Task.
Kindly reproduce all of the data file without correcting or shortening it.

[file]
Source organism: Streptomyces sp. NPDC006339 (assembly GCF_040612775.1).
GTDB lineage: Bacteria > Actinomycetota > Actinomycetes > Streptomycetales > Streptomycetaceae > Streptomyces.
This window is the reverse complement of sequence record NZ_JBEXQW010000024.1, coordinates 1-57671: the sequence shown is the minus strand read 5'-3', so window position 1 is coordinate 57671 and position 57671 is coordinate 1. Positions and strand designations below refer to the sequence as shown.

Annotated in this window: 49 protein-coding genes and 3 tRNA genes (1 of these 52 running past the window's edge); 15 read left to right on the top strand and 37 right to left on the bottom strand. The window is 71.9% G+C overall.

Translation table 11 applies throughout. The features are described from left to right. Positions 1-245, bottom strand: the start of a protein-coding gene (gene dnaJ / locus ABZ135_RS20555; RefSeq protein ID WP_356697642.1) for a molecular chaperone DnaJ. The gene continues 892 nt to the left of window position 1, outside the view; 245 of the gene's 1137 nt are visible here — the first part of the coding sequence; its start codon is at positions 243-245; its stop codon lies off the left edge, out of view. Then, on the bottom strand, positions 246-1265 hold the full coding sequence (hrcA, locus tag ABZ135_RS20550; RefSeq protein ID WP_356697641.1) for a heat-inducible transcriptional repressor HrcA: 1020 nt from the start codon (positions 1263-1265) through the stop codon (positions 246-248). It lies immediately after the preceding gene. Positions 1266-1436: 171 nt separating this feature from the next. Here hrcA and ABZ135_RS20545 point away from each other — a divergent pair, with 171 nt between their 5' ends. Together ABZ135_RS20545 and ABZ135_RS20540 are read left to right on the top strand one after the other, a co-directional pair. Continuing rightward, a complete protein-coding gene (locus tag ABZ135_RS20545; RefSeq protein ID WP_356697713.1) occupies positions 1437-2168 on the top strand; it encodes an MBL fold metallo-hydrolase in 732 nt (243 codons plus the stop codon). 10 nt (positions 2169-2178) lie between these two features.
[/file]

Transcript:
Source organism: Streptomyces sp. NPDC006339 (assembly GCF_040612775.1).
GTDB lineage: Bacteria > Actinomycetota > Actinomycetes > Streptomycetales > Streptomycetaceae > Streptomyces.
This window is the reverse complement of sequence record NZ_JBEXQW010000024.1, coordinates 1-57671: the sequence shown is the minus strand read 5'-3', so window position 1 is coordinate 57671 and position 57671 is coordinate 1. Positions and strand designations below refer to the sequence as shown.

Annotated in this window: 49 protein-coding genes and 3 tRNA genes (1 of these 52 running past the window's edge); 15 read left to right on the top strand and 37 right to left on the bottom strand. The window is 71.9% G+C overall.

Translation table 11 applies throughout. The features are described from left to right. Positions 1-245, bottom strand: the start of a protein-coding gene (gene dnaJ / locus ABZ135_RS20555; RefSeq protein ID WP_356697642.1) for a molecular chaperone DnaJ. The gene continues 892 nt to the left of window position 1, outside the view; 245 of the gene's 1137 nt are visible here — the first part of the coding sequence; its start codon is at positions 243-245; its stop codon lies off the left edge, out of view. Then, on the bottom strand, positions 246-1265 hold the full coding sequence (hrcA, locus tag ABZ135_RS20550; RefSeq protein ID WP_356697641.1) for a heat-inducible transcriptional repressor HrcA: 1020 nt from the start codon (positions 1263-1265) through the stop codon (positions 246-248). It lies immediately after the preceding gene. Positions 1266-1436: 171 nt separating this feature from the next. Here hrcA and ABZ135_RS20545 point away from each other — a divergent pair, with 171 nt between their 5' ends. Together ABZ135_RS20545 and ABZ135_RS20540 are read left to right on the top strand one after the other, a co-directional pair. Continuing rightward, a complete protein-coding gene (locus tag ABZ135_RS20545; RefSeq protein ID WP_356697713.1) occupies positions 1437-2168 on the top strand; it encodes an MBL fold metallo-hydrolase in 732 nt (243 codons plus the stop codon). 10 nt (positions 2169-2178) lie between these two features.